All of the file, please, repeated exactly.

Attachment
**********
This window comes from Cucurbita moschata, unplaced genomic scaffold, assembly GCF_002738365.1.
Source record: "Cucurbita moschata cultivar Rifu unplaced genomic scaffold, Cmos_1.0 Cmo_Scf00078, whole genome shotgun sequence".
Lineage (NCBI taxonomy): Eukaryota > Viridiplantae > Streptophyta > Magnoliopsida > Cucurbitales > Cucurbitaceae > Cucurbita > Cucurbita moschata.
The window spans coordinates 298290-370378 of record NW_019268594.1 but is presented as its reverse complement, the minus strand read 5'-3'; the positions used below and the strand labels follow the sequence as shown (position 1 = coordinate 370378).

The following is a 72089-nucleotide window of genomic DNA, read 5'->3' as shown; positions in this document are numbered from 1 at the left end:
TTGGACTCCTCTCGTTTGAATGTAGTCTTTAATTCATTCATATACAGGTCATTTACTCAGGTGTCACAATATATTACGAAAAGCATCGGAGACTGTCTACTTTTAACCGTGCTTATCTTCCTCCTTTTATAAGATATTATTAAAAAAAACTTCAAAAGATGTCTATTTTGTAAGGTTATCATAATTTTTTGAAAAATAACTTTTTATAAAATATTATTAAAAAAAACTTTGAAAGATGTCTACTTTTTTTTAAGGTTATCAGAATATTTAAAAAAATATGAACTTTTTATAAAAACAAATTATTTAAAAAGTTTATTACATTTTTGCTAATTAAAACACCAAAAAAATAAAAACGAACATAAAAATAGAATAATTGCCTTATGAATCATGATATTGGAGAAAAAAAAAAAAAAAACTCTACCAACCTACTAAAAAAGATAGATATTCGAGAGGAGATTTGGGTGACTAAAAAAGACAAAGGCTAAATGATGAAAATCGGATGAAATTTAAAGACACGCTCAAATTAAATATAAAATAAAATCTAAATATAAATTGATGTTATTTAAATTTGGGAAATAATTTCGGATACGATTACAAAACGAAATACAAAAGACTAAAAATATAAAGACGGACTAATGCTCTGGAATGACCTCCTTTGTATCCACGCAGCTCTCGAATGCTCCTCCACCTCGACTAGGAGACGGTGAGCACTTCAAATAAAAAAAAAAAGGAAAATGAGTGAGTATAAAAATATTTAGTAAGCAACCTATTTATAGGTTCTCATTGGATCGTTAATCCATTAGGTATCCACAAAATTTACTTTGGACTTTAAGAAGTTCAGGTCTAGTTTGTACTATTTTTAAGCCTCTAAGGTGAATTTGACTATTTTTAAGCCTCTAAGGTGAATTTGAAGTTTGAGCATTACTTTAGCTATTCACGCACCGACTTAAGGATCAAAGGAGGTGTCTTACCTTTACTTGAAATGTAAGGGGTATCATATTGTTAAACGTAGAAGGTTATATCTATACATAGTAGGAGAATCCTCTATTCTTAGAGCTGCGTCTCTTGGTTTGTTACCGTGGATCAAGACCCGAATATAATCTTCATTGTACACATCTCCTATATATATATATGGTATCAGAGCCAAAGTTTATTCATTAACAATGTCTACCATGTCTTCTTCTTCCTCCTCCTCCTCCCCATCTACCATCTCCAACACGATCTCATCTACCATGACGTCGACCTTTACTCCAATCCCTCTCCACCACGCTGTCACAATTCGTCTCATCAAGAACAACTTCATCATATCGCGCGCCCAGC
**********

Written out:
This window comes from Cucurbita moschata, unplaced genomic scaffold, assembly GCF_002738365.1.
Source record: "Cucurbita moschata cultivar Rifu unplaced genomic scaffold, Cmos_1.0 Cmo_Scf00078, whole genome shotgun sequence".
Lineage (NCBI taxonomy): Eukaryota > Viridiplantae > Streptophyta > Magnoliopsida > Cucurbitales > Cucurbitaceae > Cucurbita > Cucurbita moschata.
The window spans coordinates 298290-370378 of record NW_019268594.1 but is presented as its reverse complement, the minus strand read 5'-3'; the positions used below and the strand labels follow the sequence as shown (position 1 = coordinate 370378).

The following is a 72089-nucleotide window of genomic DNA, read 5'->3' as shown; positions in this document are numbered from 1 at the left end:
TTGGACTCCTCTCGTTTGAATGTAGTCTTTAATTCATTCATATACAGGTCATTTACTCAGGTGTCACAATATATTACGAAAAGCATCGGAGACTGTCTACTTTTAACCGTGCTTATCTTCCTCCTTTTATAAGATATTATTAAAAAAAACTTCAAAAGATGTCTATTTTGTAAGGTTATCATAATTTTTTGAAAAATAACTTTTTATAAAATATTATTAAAAAAAACTTTGAAAGATGTCTACTTTTTTTTAAGGTTATCAGAATATTTAAAAAAATATGAACTTTTTATAAAAACAAATTATTTAAAAAGTTTATTACATTTTTGCTAATTAAAACACCAAAAAAATAAAAACGAACATAAAAATAGAATAATTGCCTTATGAATCATGATATTGGAGAAAAAAAAAAAAAAAACTCTACCAACCTACTAAAAAAGATAGATATTCGAGAGGAGATTTGGGTGACTAAAAAAGACAAAGGCTAAATGATGAAAATCGGATGAAATTTAAAGACACGCTCAAATTAAATATAAAATAAAATCTAAATATAAATTGATGTTATTTAAATTTGGGAAATAATTTCGGATACGATTACAAAACGAAATACAAAAGACTAAAAATATAAAGACGGACTAATGCTCTGGAATGACCTCCTTTGTATCCACGCAGCTCTCGAATGCTCCTCCACCTCGACTAGGAGACGGTGAGCACTTCAAATAAAAAAAAAAAGGAAAATGAGTGAGTATAAAAATATTTAGTAAGCAACCTATTTATAGGTTCTCATTGGATCGTTAATCCATTAGGTATCCACAAAATTTACTTTGGACTTTAAGAAGTTCAGGTCTAGTTTGTACTATTTTTAAGCCTCTAAGGTGAATTTGACTATTTTTAAGCCTCTAAGGTGAATTTGAAGTTTGAGCATTACTTTAGCTATTCACGCACCGACTTAAGGATCAAAGGAGGTGTCTTACCTTTACTTGAAATGTAAGGGGTATCATATTGTTAAACGTAGAAGGTTATATCTATACATAGTAGGAGAATCCTCTATTCTTAGAGCTGCGTCTCTTGGTTTGTTACCGTGGATCAAGACCCGAATATAATCTTCATTGTACACATCTCCTATATATATATATGGTATCAGAGCCAAAGTTTATTCATTAACAATGTCTACCATGTCTTCTTCTTCCTCCTCCTCCTCCCCATCTACCATCTCCAACACGATCTCATCTACCATGACGTCGACCTTTACTCCAATCCCTCTCCACCACGCTGTCACAATTCGTCTCATCAAGAACAACTTCATCATATCGCGCGCCCAGC